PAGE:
To some people, 2020 was a season of compromise. However, the compromises made have actually shown lessons that can be used to better the sport going forward.
First, rewind to March 2020. The global coronavirus pandemic is starting to affect the world, and there are whispers of sport being affected by it. This ends up coming true, and the Qatari season opener loses the ‘main event’ in the MotoGP class, with Moto3 & Moto2 only going ahead as the riders and teams were already in Qatar after testing there previous to the big kick-off. The MotoGP bikes were also still at the circuit in containers, but unfortunately, the riders were not as they had all flown home. So we got a very different season opener, one that was no less exciting but it also had something missing, with Moto2 ending the night. You had an uneasy feeling that Qatar may be the only race we saw of 2020 at the time.
As races fell by the wayside and got cancelled one after the other, it was looking bleak. In a matter of around 11 days, we lost the Thai, USA and Argentine GPs as the world started to lock itself down. Having a season was looking extremely unlikely at this point, and Dorna were fearful of this. After months of uncertainty from all corners, we had news filter though that they wanted to start at the Red Bull Ring at the start of July, before settling on Jerez as the opener on July 19th. This made sense due to Jerez being a fantastic testing circuit, and riders would definitely need the seat time to test pre-race, having not even been able to ride at all due to restrictions. Although spectators would be prohibited and the paddock was made as small as could be possible (including no wildcard riders), the feelings were good that actually, we could have a season here after all.
By the time the season had concluded on the 22nd of November in the Algarve, We had three new champions crowned who had earned their status as champions, beating out everyone in a topsy-turvy season to claim their crowns. The lower class riders had raced 15 rounds, the MotoGP class 14, including a brutal schedule to end the season that included 9 races in 11 weeks, spread exclusively across Europe. This is where the first future blueprint should come in. Although the schedule is absolutely brutal, it provided uncertainty and spectacle the likes of which had not been seen before.
Your 2020 champions
You could win one weekend, then be 10th the next. Double-headers are not something that should be celebrated with fervour, but in this year of necessity, they were a godsend, with Jerez, Austria, Misano, Aragon and Valencia making up 10 of the rounds. Going forward (pandemic allowing) the doubleheaders will not be needed, but the packed schedule certainly played its part in making 2020 one of the best seasons in recent memory. The riders absolutely would not agree, but for the fans having races nearly every weekend was incredible and is the reason two of the three championships went to the final round, no doubt.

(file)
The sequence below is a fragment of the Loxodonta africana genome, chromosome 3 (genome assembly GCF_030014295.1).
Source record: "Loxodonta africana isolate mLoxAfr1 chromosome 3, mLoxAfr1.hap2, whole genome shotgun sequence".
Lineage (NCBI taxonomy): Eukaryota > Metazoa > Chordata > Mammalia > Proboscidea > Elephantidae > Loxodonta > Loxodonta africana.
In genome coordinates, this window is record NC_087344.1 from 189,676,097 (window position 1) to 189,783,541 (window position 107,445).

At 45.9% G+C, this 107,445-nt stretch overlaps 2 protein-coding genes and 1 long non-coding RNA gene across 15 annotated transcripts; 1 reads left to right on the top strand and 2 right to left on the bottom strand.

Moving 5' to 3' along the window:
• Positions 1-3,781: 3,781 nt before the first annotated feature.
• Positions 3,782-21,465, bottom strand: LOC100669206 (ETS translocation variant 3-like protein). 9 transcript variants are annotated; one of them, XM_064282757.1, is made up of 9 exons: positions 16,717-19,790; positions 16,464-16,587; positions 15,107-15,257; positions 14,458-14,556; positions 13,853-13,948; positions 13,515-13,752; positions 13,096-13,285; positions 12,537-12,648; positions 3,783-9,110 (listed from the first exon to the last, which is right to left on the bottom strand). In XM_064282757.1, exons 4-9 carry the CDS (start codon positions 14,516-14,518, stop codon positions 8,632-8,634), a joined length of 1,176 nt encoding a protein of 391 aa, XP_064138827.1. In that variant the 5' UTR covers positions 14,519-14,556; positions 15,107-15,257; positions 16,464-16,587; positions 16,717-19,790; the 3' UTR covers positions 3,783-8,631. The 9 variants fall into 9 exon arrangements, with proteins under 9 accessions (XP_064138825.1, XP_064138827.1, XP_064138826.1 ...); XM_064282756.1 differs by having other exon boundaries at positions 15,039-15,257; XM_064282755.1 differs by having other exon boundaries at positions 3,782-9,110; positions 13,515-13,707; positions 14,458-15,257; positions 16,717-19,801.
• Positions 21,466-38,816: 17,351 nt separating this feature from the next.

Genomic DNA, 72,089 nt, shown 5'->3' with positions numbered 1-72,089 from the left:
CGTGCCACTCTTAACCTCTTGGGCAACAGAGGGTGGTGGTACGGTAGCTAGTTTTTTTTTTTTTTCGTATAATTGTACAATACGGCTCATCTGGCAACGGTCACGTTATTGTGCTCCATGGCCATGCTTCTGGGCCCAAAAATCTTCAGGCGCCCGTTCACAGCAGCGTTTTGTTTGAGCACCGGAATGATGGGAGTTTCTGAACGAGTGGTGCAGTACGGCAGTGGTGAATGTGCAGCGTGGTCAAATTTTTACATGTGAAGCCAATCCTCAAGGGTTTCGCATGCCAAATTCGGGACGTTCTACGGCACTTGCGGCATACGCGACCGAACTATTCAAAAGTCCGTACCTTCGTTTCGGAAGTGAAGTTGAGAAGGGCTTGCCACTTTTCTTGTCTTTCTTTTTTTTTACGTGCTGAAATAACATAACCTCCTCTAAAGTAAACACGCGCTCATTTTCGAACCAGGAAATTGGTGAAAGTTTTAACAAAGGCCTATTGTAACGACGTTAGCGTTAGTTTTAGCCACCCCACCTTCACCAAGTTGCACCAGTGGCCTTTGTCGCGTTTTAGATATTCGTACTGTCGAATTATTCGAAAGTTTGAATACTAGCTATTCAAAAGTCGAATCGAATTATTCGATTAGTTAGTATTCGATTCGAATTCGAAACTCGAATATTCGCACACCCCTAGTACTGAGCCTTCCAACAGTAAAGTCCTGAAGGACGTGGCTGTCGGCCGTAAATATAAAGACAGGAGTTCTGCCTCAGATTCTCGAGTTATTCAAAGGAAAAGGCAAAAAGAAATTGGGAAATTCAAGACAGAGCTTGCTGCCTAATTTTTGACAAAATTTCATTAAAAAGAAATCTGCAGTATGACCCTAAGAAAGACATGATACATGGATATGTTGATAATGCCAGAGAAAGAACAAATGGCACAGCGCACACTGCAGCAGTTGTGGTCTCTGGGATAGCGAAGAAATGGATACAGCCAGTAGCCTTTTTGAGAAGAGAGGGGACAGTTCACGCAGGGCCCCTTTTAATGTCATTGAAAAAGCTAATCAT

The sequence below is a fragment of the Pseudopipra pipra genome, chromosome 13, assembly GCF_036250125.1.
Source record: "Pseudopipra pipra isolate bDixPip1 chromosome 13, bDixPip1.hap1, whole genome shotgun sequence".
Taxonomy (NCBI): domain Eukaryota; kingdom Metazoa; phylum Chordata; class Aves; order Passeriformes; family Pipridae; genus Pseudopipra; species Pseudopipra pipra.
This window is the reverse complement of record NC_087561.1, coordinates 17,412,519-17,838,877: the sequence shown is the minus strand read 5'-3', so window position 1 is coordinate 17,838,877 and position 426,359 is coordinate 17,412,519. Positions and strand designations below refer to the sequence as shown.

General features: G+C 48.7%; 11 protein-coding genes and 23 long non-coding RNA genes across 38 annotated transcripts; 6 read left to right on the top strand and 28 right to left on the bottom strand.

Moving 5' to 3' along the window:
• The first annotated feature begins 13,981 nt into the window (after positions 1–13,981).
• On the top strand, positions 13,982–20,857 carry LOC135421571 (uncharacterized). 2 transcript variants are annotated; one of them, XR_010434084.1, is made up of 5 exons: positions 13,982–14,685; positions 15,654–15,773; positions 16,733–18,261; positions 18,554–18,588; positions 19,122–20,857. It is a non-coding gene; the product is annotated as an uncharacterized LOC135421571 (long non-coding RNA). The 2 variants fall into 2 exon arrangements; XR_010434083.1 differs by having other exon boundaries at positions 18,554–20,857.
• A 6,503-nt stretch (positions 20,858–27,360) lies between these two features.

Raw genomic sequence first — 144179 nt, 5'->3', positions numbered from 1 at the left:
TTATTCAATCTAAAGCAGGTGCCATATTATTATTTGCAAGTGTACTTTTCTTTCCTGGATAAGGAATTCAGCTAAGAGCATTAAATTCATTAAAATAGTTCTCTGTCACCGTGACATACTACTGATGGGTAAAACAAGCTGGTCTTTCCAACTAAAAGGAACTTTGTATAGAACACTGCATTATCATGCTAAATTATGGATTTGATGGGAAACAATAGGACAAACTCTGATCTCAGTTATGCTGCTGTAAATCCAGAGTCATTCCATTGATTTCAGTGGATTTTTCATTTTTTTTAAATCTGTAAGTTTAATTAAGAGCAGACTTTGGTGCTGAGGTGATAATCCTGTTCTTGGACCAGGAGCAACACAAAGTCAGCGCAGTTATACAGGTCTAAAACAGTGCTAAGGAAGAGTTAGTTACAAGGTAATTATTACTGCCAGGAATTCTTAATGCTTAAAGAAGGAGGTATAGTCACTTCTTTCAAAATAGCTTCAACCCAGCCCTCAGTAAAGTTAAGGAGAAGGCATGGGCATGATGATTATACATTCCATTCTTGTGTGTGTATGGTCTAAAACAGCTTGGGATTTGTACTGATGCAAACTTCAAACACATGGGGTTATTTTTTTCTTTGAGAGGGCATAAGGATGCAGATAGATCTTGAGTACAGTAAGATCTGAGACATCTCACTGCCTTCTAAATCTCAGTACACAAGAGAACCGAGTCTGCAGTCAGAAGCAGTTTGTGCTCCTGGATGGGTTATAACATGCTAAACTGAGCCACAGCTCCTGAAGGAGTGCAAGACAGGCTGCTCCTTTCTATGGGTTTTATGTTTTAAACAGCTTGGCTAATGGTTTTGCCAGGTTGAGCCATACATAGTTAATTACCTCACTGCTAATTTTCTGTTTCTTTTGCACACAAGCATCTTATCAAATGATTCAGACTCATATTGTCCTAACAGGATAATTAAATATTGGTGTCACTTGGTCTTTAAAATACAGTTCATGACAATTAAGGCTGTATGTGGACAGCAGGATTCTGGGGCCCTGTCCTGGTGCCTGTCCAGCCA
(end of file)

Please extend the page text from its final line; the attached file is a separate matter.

The next blueprint to follow should be track selection. I am not for one minute suggesting any circuits should be dropped, as all of them are capable of providing fantastic racing. What I AM saying, however, is circuits were chosen with deliberate times in mind this year, and this is something that should be done going forward. Why start in Qatar (besides the HUGE amount they pay to be the season opener) to go back to Europe for the bulk, then fly back out of Europe to go to Asia, to then return to Europe for one more race? Money is extremely important and makes the world go round, but one suspects the amount Qatar pay to open the championship would not truly be felt by an organisation of Dorna’s size.
Why can we not start in Qatar, then work our way over to the Asian rounds before looping around to the North & South American rounds? This would ensure fans get their worldwide championship, while also helping logistically with transport and aiding the more packed schedule proposed above. After these rounds had been completed, we could then move to Europe after a 2/3 week break and finish the season in one fell swoop. This way, Qatar gets their opener, and Valencia gets its traditional season closer.
Valencia has traditionally held the closing round of the season
And the third and final blueprint is one that actually bit Yamaha, this is their engines. Yamaha had to sacrifice one engine of their allocated five (down from seven due to the shortened season) due to a valve issue, and they made it work on the whole making 4 engines last (Vinales had to take an extra engine, yes, but that wouldn’t have been the case with five). Why does MotoGP need to give extra engines to teams that they claim to need when clearly the teams can make it work without? The extra security is nice, but this year has proven that with the current rule set, no teams would actually suffer from fewer engines as long as they have five identical ones. Even the teams who started the season with concessions (KTM and Aprilia) would not have been impacted by fewer engines, as the bikes were bulletproof.
The crux of all this though is that 2020 was a special season and will probably remain just that, special. Everything suggested could be tweaked yes, but there is no dire NEED to actually do any of it, as Dorna have created a rule set that is extremely fair, and provides close racing. You can always improve, but you risk spoiling what is acknowledged as the closest racing series on earth at the moment. Will we see any of the lessons of 2020 carried over? Probably. Will they be as big as the ones listed? Probably not. So, we can just sit back and appreciate the 2020 season for what it is, a miracle that happened against the odds, and gave us some beautiful moments in a dark time.
Featured image – www.motogp.com